Plain English Summary
Background and study aims
We are conducting a feasibility study to see if offering people who inject heroin same day access to a GP and a methadone script (called opium substitution treatment (OST)) can help these individuals get into and stay on OST. We are focusing upon individuals who find it particularly hard to engage in OST or those who have recently dropped out of treatment. The reason why we are conducting this study is because we know that accessing OST reduces the risk of drug related deaths and blood borne virus transmission.
Who can participate?
Individuals (male and female) accessing the Bristol Drugs Project (BDP) needle exchange are asked if they are interested in participating in this study. Participants are eligible if they are injecting opiates (heroin), live in Bristol and are not currently receiving a script of OST.
What does the study involve?
Participants who consent and complete questionnaires at baseline are randomised into two groups either to receive the intervention i.e., receive a script of methadone on the same day, or, 'care as usual' (offer to make an appointment with GP to start OST). All participants are followed up at three months, complete further questionnaires and asked if they are still on a script of OST at this time point.
What are the possible benefits and risks of participating?
Participants may benefit from having same day access to a script of methadone rather than waiting up to one to two weeks (longer in some areas) for a script. Participants will need to spend about 30 minutes filling in questionnaires and be available to go to an appointment at the recruiting GP practice on the same day. They will also need to return at one and then two weeks later to renew their script. No other risks associated with this study.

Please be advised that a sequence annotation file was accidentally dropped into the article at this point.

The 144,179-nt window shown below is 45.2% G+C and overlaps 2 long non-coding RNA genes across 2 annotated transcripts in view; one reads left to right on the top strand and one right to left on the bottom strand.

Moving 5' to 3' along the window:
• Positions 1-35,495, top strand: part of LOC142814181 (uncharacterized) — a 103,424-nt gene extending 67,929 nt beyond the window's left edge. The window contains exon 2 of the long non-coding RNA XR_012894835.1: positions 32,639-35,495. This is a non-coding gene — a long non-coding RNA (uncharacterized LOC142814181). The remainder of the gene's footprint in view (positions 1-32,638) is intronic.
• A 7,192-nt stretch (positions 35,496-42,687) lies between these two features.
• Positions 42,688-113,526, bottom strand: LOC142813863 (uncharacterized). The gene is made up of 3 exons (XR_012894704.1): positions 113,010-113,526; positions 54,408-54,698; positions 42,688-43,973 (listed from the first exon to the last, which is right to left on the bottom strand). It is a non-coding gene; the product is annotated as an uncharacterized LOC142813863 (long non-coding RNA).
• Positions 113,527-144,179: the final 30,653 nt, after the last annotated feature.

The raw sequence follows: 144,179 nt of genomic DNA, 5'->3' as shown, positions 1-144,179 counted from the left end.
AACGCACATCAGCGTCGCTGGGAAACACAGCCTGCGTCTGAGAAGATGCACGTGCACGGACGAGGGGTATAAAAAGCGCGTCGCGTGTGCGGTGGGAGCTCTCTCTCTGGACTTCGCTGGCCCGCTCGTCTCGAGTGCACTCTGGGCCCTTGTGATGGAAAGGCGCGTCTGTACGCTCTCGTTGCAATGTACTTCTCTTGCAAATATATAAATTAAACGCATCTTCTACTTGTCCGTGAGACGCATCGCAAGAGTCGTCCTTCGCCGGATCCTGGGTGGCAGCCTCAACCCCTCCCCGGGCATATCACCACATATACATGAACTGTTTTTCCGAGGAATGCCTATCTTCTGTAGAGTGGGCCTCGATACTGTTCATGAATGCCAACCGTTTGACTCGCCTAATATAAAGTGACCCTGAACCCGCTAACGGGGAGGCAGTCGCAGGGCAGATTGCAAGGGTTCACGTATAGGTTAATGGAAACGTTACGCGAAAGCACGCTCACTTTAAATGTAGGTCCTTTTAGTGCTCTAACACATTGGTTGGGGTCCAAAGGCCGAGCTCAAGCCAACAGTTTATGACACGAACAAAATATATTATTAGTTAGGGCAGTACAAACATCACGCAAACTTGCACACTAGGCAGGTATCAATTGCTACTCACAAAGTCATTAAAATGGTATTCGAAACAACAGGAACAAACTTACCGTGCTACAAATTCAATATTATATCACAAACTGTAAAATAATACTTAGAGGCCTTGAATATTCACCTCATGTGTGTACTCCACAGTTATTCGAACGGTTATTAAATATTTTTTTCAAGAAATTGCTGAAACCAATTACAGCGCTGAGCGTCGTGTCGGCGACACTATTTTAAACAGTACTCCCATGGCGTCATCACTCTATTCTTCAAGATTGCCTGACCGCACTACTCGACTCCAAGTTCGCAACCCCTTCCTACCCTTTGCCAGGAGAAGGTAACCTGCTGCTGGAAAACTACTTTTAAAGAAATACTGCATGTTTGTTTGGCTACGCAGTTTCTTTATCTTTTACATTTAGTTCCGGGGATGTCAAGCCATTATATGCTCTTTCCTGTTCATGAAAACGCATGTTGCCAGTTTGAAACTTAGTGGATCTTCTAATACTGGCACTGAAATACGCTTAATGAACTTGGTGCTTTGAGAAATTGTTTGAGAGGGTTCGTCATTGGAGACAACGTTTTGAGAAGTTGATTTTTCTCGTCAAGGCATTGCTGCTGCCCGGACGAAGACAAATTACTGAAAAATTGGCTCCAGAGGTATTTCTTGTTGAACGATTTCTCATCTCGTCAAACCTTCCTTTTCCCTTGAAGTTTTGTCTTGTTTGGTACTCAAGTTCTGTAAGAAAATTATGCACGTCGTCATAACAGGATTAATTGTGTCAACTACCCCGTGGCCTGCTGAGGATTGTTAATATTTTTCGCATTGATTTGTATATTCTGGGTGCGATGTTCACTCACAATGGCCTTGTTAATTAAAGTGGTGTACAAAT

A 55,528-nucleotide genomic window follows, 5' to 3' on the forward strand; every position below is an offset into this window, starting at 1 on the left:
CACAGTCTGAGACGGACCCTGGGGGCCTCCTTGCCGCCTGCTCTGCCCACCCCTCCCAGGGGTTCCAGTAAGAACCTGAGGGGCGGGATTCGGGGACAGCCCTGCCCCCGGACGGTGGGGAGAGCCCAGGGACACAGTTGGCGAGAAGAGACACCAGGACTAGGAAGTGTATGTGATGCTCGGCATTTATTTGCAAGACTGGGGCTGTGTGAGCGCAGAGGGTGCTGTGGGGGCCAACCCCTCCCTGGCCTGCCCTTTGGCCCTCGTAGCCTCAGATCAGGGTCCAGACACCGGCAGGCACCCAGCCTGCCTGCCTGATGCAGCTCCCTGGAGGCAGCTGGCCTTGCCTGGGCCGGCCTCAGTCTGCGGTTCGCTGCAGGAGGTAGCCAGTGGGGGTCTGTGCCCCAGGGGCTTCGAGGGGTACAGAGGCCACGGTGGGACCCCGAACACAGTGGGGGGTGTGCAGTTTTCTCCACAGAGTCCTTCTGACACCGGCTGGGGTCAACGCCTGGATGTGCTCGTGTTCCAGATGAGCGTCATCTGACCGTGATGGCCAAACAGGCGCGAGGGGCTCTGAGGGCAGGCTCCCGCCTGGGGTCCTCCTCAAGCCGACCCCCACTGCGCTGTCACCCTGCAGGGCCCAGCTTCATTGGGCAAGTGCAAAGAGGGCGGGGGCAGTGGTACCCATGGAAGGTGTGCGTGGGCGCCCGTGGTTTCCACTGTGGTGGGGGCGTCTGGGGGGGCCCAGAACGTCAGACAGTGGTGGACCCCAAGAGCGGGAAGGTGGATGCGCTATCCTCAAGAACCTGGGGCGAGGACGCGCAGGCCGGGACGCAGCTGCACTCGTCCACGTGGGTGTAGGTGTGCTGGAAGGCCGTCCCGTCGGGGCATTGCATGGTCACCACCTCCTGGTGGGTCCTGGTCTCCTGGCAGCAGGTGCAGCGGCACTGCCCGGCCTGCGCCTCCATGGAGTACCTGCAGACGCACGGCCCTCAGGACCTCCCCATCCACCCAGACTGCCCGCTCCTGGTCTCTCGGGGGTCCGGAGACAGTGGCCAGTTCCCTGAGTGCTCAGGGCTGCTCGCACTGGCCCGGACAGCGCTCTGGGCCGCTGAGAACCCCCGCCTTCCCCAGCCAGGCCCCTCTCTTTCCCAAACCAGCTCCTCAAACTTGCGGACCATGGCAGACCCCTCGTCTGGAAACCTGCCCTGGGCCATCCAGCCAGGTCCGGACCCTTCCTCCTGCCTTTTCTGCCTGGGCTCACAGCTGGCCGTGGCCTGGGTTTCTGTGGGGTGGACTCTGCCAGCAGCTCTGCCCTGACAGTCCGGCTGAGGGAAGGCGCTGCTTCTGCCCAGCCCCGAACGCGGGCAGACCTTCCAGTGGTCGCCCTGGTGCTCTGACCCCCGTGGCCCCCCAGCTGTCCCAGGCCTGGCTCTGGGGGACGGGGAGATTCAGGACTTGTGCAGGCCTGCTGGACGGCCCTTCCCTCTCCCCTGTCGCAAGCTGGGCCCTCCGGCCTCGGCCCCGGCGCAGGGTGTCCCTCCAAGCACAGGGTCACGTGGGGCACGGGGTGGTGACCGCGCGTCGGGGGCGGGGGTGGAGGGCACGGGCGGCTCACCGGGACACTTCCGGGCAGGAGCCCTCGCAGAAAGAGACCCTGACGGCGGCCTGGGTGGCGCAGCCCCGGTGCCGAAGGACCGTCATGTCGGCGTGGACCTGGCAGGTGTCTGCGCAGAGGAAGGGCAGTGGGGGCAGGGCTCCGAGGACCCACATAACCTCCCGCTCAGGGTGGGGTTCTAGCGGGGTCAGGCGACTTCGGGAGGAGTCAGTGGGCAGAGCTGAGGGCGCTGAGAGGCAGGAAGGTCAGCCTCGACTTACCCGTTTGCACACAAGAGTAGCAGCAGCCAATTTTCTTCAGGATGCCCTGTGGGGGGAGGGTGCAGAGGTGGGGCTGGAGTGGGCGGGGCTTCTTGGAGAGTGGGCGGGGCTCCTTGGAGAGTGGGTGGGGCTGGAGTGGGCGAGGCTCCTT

Where is the study run from?
The study is run from the University of Bristol in collaboration with the Bristol Drugs Project (BDP), Bristol.
When is the study starting and how long will it run for?
The study started participant recruitment in October 2011. The aim was to recruit for one year or when the target sample (100) was achieved. This was completed in September 2012.
Who is funding the study?
This study is funded by funded by the NHS via the National Institute for Health Research (NIHR), Research for Patient Benefit (RfPB).
Who is the main contact?
Dr Angela Beattie
Dr Angela Beattie
Department of Social Medicine
SCript In a Day for injecting drug users: feasibility trial
Script in a day (SCID) is an exploratory randomised controlled trial.
Key aims include:
1. To explore whether providing access to a GP and same day scripting of methadone opiate substitution treatment (OST) helps people who are injecting heroin to get into and stay on treatment.
2. To estimate some degree of benefit of receiving immediate access to a script in a day.
More details can be found at: http://public.ukcrn.org.uk/search/StudyDetail.aspx?StudyID=10169
NHS National Research Ethics Service, South West Rec 4, First MREC approval date 28/01/2011, ref: 11/H0102/1
Two-arm non-blinded randomised controlled trial